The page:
Lady Jane Francesca Wilde
On the Ancient Races of Ireland (Sir William Wilde)

The next immigration we hear of in the “Annals” is that of the Tuatha-de-Dananns a large, fair-complexioned, and very remarkable race; warlike, energetic, progressive, skilled in metal work, musical, poetical, acquainted with the healing art, skilled in Druidism, and believed to be adepts in necromancy and magic, no doubt the result of the popular idea respecting their superior knowledge, especially in smelting and in the fabrication of tools, weapons, and ornaments.

From these two races sprang the Fairy Mythology of Ireland.

It is strange that, considering the amount of annals and legends transmitted to us, we have so little knowledge of Druidism or Paganism in ancient Ireland.

However, it may be accounted for in this wise: That those who took down the legends from the mouths of the bards and annalists, or those who subsequently transcribed them, were Christian missionaries whose object was to obliterate every vestige of the ancient forms of faith.

The Dananns spoke the same language as their predecessors, the Firbolgs.

They met and fought for the sovereignty.

The “man of metal” conquered and drove a great part of the others into the islands on the coast, where it is said the Firbolg race took their last stand.

Eventually, however, under the influence of a power hostile to them both, these two people coalesced, and have to a large extent done so up to the present day. They are the true old Irish peasant and small farming class.

The Firbolg was a bagman, so called, according to Irish authorities, because he had to carry up clay in earthen bags to those terraces in Greece now vine-clad.

As regards the other race there is more difficulty in the name.

Tuath or Tuatha means a tribe or tribe-district in Irish.

Danann certainly sounds very Grecian; and if we consider their remains, we find the long, bronze, leaf-shaped sword, so abundant in Ireland, identical with weapons of the same class found in Attica and other parts of Greece.

Then, on the other hand, their physiognomy, their fair or reddish hair, their size, and other circumstances, incline one to believe that they came down from Scandinavian regions after they had passed up as far as they thought advisable into Northwestern Europe.

If the word Dane was known at the time of their arrival here, it would account for the designation of many of our Irish monuments as applied by Molyneux and others.

Undoubtedly the Danann tribes presented Scandinavian features, but did not bring anything but Grecian art.

After the “Stone period,” so called, of which Denmark and the south of Sweden offer such rich remains, I look upon the great bulk of the metal work of the North, especially in the swords in the Copenhagen and Stockholm Museums, as Asiatic; while Ireland possesses not only the; largest native collection of metal weapon-tools, usually denominated “celts,” of any country in the world, but the second largest amount of swords and battle-axes.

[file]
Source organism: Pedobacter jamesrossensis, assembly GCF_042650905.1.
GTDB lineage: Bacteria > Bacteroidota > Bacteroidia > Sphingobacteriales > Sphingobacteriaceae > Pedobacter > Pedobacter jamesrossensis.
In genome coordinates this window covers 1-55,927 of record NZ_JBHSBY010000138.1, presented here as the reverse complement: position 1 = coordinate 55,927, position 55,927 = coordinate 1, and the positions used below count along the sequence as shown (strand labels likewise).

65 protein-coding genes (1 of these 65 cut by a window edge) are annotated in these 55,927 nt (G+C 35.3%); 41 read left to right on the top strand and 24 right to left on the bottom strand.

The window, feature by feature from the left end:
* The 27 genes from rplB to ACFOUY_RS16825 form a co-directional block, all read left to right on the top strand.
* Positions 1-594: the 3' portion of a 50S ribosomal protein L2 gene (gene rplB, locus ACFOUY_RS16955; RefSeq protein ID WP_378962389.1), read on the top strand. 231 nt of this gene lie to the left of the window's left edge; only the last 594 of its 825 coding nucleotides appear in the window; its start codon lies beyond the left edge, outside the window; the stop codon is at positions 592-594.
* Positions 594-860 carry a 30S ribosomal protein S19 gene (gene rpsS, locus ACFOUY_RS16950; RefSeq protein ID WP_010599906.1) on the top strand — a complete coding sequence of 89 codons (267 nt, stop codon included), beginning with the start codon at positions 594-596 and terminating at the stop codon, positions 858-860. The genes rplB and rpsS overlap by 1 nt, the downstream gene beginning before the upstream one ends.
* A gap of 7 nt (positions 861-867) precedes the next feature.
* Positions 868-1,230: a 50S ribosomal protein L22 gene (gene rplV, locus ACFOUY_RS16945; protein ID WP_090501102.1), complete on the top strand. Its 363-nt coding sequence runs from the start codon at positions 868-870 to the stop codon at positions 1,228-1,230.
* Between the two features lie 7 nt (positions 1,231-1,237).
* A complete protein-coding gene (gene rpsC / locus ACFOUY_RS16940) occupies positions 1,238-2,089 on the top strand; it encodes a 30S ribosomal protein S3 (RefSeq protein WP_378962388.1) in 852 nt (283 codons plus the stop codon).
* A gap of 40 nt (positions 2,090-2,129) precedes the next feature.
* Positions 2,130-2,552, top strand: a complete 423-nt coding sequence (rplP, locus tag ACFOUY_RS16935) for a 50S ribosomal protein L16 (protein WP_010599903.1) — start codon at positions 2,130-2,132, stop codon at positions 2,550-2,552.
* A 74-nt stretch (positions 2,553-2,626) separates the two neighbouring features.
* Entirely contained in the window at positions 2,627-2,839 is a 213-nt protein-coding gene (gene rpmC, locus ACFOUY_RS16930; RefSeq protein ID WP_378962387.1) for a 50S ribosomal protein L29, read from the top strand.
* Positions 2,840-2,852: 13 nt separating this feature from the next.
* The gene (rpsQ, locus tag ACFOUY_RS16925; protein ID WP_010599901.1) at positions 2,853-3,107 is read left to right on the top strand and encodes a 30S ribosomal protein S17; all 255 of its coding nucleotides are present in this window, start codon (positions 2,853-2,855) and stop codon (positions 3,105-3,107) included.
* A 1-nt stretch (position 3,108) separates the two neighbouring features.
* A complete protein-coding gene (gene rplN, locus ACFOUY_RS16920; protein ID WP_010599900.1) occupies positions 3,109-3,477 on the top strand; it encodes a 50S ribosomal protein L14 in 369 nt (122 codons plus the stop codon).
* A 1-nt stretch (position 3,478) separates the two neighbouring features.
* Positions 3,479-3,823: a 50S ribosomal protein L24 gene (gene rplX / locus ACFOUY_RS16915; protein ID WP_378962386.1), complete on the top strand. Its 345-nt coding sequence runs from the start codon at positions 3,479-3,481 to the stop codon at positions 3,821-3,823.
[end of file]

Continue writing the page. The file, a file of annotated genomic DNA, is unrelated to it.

And moreover these, and all our other metal articles, show a well-defined rise and development from the simplest and rudest form in size and use to that of the most elaborately constructed and the most beautifully adorned.

I believe that these Tuatha-de-Dananns, no matter from whence they came, were, in addition to their other acquirements, great masons, although not acquainted with the value of cementing materials.

I think they were the builders of the great stone Cahirs, Duns, Cashels, and Caves in Ireland; while their predecessors constructed the earthen works, the raths, circles, and forts that diversify the fields of Erin.

The Dananns anticipated Shakespeare's grave-digger, for they certainly made the most lasting sepulchral monuments that exist in Ireland, such, for example, as New Grange, Douth, Knowth, and Slieve-na-Calleagh and other great cemeteries.

Within the interior and around these tombs were carved, on unhewn stones, certain archaic markings, spires, volutes, convolutes, lozenge-shaped devices, straight, zigzag, and curved lines, and incised indentations, and a variety of other insignia, which, although not expressing language, were symbolical, and had an occult meaning known only to the initiated.

These markings, as well as those upon the urns, were copied in the decorations of the gold and bronze work of a somewhat subsequent period.

The Dananns conquered the inferior tribes in two celebrated pitched battles, those of the Northern and Southern Moytura.

On these fields we still find the caves, the stone circles, the monoliths, and dolmans or cromlechs that marked particular events, and the immense cairns that were raised in honour of the fallen chieftains.